I quit a six-figure job in New York City after commuting for 25 years. I no longer wanted to commute, and I risked everything to start my own business that S4204 is now poised to destroy.
Today, I own a small digital marketing agency that I have run out of my home in Montclair for 13 years. I work with a dedicated group of freelancers, some of whom have been with me on various projects for seven or eight years. They all want the flexibility of working their own hours from their own homes, and they want the ability to work for other companies like mine. They enjoy the flexible schedule and the unlimited earning potential that being a freelancer provides.
If I had to put all my freelancers on staff, then I would be out of business. One reason is that the nature of my business is ebb and flow, but the main reason is that no single person has all the skills needed for every type of internet marketing project. Someone who can run online ad campaigns is not the same person who can write blog posts or build websites. I work with various specialists on a freelance basis as needed.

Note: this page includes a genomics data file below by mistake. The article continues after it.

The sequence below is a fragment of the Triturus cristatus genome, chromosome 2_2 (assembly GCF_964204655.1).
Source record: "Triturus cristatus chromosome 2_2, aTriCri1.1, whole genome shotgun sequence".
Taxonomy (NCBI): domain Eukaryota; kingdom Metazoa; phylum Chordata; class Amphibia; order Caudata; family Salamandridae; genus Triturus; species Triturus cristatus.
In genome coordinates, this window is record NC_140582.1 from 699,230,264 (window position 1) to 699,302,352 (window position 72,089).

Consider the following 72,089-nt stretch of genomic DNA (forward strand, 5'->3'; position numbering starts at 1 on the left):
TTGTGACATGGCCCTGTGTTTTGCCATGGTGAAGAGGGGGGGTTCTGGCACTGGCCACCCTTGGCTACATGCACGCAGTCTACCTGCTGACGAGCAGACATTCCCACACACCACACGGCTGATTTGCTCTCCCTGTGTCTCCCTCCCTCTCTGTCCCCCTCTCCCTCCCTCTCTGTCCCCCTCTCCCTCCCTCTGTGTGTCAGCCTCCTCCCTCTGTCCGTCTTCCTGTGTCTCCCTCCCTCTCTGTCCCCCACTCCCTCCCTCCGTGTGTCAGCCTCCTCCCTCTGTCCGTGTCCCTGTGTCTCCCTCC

What I want lawmakers to do: Leave me alone. I’ve been able to raise a family and be a taxpaying member of this state for more than 50 years. Many people need to work freelance jobs to make ends meet, to be available for children or aging parents, or because they are disabled, can’t drive or just plain enjoy it. I understand that S4204 is aimed at protecting misclassified workers; go ahead and do that, but do not adopt this scorched-earth policy that also destroys hardworking and successful people like me.
What will happen if S863 (formerly S4204) becomes law: It will put me out of business, and it scares the hell out of me.